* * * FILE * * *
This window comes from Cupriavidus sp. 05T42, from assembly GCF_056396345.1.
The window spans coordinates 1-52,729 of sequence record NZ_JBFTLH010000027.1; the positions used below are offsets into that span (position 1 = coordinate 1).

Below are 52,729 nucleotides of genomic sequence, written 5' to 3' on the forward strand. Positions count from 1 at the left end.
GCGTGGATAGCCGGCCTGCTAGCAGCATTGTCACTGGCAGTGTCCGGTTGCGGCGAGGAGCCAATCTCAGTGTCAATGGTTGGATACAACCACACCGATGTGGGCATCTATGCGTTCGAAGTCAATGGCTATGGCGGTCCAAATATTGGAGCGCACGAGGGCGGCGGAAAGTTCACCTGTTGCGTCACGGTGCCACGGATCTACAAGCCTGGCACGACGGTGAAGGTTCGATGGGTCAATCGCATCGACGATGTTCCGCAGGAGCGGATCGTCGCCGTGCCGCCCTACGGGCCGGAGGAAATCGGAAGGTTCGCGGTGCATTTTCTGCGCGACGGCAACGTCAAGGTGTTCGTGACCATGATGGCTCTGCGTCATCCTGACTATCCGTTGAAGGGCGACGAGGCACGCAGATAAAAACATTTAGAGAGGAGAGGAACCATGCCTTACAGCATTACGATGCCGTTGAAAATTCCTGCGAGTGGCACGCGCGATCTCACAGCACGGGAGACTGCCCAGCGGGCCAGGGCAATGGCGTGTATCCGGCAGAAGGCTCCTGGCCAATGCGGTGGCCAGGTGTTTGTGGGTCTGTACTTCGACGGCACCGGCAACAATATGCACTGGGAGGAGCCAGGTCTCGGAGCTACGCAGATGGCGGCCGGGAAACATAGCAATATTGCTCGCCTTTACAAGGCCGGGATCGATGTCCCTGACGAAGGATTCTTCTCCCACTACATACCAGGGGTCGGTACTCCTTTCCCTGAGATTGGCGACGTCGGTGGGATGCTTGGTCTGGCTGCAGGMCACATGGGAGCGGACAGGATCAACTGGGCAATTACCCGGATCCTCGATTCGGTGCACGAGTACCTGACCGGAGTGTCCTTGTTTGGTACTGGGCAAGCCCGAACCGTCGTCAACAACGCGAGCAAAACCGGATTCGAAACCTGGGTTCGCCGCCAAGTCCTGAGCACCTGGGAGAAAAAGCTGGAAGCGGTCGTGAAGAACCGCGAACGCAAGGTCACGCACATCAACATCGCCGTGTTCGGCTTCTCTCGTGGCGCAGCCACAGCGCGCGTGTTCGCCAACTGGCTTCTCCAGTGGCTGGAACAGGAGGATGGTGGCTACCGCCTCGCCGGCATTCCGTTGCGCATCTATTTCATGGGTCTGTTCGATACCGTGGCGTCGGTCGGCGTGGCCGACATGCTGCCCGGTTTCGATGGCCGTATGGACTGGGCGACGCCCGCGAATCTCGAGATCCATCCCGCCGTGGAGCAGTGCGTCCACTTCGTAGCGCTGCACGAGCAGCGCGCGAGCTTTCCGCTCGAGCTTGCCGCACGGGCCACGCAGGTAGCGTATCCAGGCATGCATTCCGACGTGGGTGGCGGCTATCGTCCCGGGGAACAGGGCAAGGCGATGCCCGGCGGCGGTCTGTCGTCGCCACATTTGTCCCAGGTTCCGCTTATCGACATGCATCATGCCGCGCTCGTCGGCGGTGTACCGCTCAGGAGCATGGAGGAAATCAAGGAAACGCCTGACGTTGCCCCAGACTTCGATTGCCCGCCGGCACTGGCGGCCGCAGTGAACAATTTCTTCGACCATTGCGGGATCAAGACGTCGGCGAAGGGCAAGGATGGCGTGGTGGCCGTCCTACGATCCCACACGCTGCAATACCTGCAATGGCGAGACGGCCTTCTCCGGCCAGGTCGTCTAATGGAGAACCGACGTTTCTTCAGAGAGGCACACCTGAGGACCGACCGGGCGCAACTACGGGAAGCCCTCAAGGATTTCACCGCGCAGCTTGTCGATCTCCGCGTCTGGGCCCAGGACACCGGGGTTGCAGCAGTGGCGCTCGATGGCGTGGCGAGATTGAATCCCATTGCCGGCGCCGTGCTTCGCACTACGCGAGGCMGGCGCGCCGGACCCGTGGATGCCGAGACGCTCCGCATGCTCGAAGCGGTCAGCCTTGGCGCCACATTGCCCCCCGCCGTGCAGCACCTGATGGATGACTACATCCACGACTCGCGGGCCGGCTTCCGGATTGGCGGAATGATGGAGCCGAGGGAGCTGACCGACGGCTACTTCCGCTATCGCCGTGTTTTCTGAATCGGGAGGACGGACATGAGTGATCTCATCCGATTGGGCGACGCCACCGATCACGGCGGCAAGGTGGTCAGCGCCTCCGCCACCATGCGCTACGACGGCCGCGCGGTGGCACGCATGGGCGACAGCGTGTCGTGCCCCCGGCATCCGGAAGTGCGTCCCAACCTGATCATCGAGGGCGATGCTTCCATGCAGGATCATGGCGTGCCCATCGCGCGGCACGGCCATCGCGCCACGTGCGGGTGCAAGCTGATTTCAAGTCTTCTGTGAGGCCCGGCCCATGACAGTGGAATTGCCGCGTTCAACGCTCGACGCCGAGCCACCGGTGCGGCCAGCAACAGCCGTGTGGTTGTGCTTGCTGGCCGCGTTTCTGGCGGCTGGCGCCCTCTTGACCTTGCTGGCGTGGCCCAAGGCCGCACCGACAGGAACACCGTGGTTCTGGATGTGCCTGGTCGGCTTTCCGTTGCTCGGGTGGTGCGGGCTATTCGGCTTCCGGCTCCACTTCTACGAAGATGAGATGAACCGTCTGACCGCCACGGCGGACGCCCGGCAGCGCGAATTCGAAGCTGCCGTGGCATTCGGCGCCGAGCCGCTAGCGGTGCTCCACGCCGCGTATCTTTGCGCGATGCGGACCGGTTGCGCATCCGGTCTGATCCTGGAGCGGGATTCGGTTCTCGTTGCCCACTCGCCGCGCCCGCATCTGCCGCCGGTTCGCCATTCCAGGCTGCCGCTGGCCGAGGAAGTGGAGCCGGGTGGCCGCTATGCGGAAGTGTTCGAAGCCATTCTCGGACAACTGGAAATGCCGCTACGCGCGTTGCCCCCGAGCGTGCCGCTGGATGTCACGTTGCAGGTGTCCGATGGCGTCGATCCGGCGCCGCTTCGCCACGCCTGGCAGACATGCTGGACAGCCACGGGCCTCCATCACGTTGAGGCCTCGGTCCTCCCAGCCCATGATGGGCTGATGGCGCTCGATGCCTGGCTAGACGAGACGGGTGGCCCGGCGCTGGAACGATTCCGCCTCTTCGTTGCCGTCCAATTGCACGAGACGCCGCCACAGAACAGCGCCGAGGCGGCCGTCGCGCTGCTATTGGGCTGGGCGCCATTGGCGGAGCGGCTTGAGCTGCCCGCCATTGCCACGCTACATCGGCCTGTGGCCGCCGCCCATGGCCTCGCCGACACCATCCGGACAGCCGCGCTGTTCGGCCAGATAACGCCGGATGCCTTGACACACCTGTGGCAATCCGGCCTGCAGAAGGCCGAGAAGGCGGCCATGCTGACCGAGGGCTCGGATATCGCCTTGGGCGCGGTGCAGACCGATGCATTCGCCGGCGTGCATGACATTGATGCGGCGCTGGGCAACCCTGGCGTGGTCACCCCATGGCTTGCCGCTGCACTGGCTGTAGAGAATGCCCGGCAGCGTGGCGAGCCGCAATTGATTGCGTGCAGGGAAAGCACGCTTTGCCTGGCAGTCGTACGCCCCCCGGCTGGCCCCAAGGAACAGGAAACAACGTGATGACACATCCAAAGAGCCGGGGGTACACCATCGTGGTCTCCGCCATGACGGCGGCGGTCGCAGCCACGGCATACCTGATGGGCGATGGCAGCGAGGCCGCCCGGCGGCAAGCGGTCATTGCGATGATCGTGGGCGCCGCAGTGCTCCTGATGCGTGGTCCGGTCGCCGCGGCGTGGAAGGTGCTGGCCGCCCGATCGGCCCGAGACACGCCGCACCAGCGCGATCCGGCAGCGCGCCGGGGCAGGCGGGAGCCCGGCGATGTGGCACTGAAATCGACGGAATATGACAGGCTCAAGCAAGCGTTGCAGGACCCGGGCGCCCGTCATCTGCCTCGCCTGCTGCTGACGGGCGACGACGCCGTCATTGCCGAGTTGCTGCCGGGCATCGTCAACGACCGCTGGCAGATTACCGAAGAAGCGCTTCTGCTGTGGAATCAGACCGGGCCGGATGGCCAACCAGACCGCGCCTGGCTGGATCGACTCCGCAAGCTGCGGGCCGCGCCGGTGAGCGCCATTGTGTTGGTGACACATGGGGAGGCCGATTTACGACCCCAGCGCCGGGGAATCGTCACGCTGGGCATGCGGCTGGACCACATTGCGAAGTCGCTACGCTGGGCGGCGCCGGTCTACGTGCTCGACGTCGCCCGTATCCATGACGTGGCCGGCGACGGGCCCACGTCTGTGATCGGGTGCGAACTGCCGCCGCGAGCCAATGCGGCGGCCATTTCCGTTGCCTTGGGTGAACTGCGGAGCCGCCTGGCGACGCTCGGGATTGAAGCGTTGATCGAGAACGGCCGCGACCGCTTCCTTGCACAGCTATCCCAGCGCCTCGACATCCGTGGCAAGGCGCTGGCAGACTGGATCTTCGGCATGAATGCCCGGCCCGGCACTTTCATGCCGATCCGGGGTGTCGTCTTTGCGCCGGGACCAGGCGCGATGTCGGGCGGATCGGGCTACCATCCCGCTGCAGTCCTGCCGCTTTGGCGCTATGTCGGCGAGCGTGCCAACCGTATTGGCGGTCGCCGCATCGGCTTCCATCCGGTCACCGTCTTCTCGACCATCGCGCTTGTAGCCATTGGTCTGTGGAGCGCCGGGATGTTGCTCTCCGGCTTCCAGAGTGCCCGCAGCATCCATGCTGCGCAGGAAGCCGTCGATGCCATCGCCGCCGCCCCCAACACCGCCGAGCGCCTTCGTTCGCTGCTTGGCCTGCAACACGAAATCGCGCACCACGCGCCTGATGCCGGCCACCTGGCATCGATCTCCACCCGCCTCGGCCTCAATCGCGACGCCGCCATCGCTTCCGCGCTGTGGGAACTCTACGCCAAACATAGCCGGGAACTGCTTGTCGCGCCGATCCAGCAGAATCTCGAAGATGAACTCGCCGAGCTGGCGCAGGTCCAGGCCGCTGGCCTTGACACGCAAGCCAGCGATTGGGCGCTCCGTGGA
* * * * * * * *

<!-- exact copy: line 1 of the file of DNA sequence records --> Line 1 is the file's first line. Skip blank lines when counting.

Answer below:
This window comes from Cupriavidus sp. 05T42, from assembly GCF_056396345.1.